Management Portal for Azure SQL Database

The Azure SQL Database provides multiple options to connect to the database. The Management Portal being one of them. In my last post, I had talked about what options the Object Explorer offers you for an Azure SQL Database.

Connecting using the Management Portal

The simplest way to connect to an Azure SQL database is to use the management portal. The management portal link will be https://&lt;servername>.database.windows.net/?langid=en-us#$database=<database name> for any Azure SQL Database. When you log onto the management portal, you will need to provide the details shown below in Screenshot 1. If you have multiple Azure SQL databases hosted on the same server, then it is recommended that you provide the database name as the USE command is prohibited for switching database connections.

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Object Explorer: Say Hello to Azure SQL Database

In my last post, I had talked about tackling the great Azure firewall and allowing your connections through to the Azure SQL Database. Now let’s talk about what you can actually do with SQL Server Management Studio and the Azure SQL Database. SQL Server Management Studio is pretty much the tool that regular users of SQL Server are familiar with. It would make sense to be able to manage your Azure SQL Database using Management Studio!

Since there are feature limitations in the Azure SQL Database, you will not get the full range of functionality when you connect to an Azure SQL Database. Before you attempt to connect to an Azure SQL Database, ensure that you have allowed access to the server.

Connecting to the Server

imageIn the Connect to Server dialog box (Screenshot 1), you will need to provide the server name and the SQL Authenticated user name. Remember to switch to the Connection Properties tab and add your database name. If you have more than one database hosted on the server, it is imperative that you provide a database name. The USE statement is not supported on an Azure SQL Database for switching connections.

Note that an Azure SQL Database only accepts TCP connections.

What will you see

imageIn the Management Studio Object Explorer, you will get a stripped down view of the server as compared to an on-premise SQL Server instance. Screenshot 2 shows view that you will get in Object Explorer. I see the master database and the database that I connected to (megatron) … Yes I am fan of the Transformers franchise! Interestingly, you will also see an Extended Events node within the database tree.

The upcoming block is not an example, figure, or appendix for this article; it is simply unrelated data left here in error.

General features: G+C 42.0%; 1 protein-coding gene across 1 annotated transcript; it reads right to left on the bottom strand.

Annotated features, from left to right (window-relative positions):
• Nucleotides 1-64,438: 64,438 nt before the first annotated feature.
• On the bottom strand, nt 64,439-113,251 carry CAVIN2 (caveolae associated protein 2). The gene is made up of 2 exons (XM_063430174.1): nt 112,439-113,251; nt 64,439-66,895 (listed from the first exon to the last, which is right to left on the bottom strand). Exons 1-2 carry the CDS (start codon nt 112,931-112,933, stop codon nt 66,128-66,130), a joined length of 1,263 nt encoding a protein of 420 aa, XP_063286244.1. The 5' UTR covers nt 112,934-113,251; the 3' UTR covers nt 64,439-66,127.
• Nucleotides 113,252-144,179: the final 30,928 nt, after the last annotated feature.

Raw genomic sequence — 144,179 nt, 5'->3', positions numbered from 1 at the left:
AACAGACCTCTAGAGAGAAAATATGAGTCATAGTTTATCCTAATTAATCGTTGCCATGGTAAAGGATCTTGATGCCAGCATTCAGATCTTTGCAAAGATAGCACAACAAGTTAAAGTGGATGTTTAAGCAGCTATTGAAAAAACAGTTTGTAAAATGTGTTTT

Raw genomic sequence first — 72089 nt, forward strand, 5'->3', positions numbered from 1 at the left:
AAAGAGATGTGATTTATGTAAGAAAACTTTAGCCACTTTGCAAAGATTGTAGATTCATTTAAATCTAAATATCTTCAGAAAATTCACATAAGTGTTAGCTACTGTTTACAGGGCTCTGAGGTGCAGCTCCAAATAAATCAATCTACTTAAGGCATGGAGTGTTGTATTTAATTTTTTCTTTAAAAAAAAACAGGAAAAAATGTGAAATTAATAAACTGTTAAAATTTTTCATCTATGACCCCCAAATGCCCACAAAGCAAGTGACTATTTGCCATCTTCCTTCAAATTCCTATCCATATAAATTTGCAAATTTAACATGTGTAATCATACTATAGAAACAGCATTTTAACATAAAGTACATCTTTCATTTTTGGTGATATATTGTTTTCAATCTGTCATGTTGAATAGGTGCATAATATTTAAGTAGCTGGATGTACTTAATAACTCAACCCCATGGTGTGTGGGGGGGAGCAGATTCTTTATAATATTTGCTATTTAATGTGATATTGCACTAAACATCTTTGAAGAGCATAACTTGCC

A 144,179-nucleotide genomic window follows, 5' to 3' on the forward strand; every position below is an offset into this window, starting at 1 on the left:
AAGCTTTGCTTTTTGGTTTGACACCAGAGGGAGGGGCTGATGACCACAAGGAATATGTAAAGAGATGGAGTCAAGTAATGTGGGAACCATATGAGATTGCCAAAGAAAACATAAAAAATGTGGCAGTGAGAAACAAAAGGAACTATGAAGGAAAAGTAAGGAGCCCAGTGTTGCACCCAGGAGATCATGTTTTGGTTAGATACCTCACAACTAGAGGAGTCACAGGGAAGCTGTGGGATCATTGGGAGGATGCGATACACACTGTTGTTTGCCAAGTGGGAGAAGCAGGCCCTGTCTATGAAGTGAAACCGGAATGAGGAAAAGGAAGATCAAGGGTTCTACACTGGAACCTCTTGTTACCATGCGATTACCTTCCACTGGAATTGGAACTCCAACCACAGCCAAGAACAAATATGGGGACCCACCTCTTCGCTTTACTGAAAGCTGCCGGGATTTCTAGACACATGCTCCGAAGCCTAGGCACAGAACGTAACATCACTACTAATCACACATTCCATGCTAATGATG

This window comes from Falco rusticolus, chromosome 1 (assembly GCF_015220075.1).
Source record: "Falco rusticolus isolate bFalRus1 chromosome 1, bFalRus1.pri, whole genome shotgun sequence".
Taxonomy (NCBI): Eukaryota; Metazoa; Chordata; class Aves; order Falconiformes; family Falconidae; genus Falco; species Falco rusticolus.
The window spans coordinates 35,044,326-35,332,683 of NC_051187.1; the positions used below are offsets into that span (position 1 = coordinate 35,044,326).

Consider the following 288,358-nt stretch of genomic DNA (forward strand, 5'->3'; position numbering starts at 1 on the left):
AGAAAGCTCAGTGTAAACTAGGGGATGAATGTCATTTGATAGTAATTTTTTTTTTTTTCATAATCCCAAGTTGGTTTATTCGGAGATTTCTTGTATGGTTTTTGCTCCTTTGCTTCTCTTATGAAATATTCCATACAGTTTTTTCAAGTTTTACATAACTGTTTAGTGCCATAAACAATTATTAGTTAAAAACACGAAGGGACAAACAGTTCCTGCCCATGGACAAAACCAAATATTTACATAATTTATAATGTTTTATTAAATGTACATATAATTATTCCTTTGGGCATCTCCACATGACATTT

If you have enabled Federation, then you will see the federation information for your Azure SQL Database under the Federation folder. You can launch a new query window by selecting the database to execute your queries. This part is exactly similar to how you would run queries against an on-premise database from a Management Studio Query Window.

The objects that you see in Screenshot 2 are the only ones that you are allowed to create in an Azure SQL Database. You would have noticed that a SQL Agent is missing. If you want a SQL Agent in Azure, then you could leverage a SQL Server installation on an Azure Virtual Machine or an on-premise SQL Agent which connects to an Azure SQL Database or use Azure automation.

You do have the option of performing a right-click on any of the folders like Tables, Views etc. and selecting the NEW option to get a template script for creating a table, view etc. for the Azure SQL Database.

If you are using the Premium database feature (currently in PREVIEW), then you have the option of querying the server_quotas view (currently in PREVIEW) to understand the premium database quota available on this server.

More about the Azure SQL Database in future posts!

Reference:

Azure SQL Database General Guidelines and Limitations
http://msdn.microsoft.com/en-us/library/azure/ee336245.aspx

Azure SQL Database Tools and Utilities Support
http://msdn.microsoft.com/en-us/library/azure/ee621784.aspx#ssms

SQL Server Feature Limitations (Azure SQL Database)
http://msdn.microsoft.com/en-us/library/azure/ff394115.aspx

Azure SQL Database–Firewall

In my last post, I talked about how to create an Azure SQL database. In this post, I am going to talk about how to connect to the same. You have multiple options to connect to the database:

1. Through the Management Portal using the link: https://<Azure SQL Database Server Name>.database.windows.net/

2. SQL Server Management tools like Management Studio, SQL Server Data Tools

3. Through programmatic means using .NET or other languages

But before you start connecting to your database, you will first need to setup the list of allowed IP Addresses. This post will talk about how to configure the firewall for your Azure SQL Database.

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Creating the Azure SQL Database

In this post, I shall talk about the Microsoft Azure SQL Database. There are five service tiers: Basic, Standard, Premium, Web, and Business. Web and Business service tiers (editions) are being retired over the course of 12 months, effective April 24, 2014.

The maximum sizes available are:

Service Tier

Max Sizes available

Web

100MB, 1GB and 5B

Business

10GB, 20GB, 30GB, 40GB, 50GB, 100GB, 150GB

Basic

100MB, 500MB, 1GB, 2GB

Standard

100MB, 500MB, 1GB, 2GB, 5GB, 10GB, 20GB, 30GB, 40GB, 50GB, 100GB, 150GB, 200GB, 250GB

Premium

100MB, 500MB, 1GB, 2GB, 5GB, 10GB, 20GB, 30GB, 40GB, 50GB, 100GB, 150GB, 200GB, 250GB, 300GB, 400GB, 500GB

If you want to try the Preview service tiers, then you need to first enable the preview feature, New Service Tiers for SQL Databases, for your Azure account.

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